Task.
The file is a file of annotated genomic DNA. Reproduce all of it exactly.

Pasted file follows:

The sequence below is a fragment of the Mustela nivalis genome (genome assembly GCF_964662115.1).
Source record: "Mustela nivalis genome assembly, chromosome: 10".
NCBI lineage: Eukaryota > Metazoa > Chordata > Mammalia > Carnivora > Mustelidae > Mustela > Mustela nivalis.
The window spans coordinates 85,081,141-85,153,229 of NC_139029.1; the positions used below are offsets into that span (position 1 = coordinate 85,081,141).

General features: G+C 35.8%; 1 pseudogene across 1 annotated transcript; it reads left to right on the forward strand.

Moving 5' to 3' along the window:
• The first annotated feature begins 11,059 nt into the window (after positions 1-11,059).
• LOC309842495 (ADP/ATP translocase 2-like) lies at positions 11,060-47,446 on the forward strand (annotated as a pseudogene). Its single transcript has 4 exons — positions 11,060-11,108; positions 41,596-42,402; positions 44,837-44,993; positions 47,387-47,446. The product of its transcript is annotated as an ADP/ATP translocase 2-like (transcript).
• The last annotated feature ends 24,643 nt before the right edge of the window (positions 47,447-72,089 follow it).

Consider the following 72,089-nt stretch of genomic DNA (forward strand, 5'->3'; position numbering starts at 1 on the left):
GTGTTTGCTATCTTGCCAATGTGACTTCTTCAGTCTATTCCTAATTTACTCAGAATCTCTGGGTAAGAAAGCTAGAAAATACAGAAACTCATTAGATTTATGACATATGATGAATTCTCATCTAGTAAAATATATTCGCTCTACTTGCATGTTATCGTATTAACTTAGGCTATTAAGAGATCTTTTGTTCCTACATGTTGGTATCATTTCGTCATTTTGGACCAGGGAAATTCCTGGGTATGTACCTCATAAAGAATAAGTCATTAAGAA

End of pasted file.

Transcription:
The sequence below is a fragment of the Mustela nivalis genome (genome assembly GCF_964662115.1).
Source record: "Mustela nivalis genome assembly, chromosome: 10".
NCBI lineage: Eukaryota > Metazoa > Chordata > Mammalia > Carnivora > Mustelidae > Mustela > Mustela nivalis.
The window spans coordinates 85,081,141-85,153,229 of NC_139029.1; the positions used below are offsets into that span (position 1 = coordinate 85,081,141).

General features: G+C 35.8%; 1 pseudogene across 1 annotated transcript; it reads left to right on the forward strand.

Moving 5' to 3' along the window:
• The first annotated feature begins 11,059 nt into the window (after positions 1-11,059).
• LOC309842495 (ADP/ATP translocase 2-like) lies at positions 11,060-47,446 on the forward strand (annotated as a pseudogene). Its single transcript has 4 exons — positions 11,060-11,108; positions 41,596-42,402; positions 44,837-44,993; positions 47,387-47,446. The product of its transcript is annotated as an ADP/ATP translocase 2-like (transcript).
• The last annotated feature ends 24,643 nt before the right edge of the window (positions 47,447-72,089 follow it).

Consider the following 72,089-nt stretch of genomic DNA (forward strand, 5'->3'; position numbering starts at 1 on the left):
GTGTTTGCTATCTTGCCAATGTGACTTCTTCAGTCTATTCCTAATTTACTCAGAATCTCTGGGTAAGAAAGCTAGAAAATACAGAAACTCATTAGATTTATGACATATGATGAATTCTCATCTAGTAAAATATATTCGCTCTACTTGCATGTTATCGTATTAACTTAGGCTATTAAGAGATCTTTTGTTCCTACATGTTGGTATCATTTCGTCATTTTGGACCAGGGAAATTCCTGGGTATGTACCTCATAAAGAATAAGTCATTAAGAA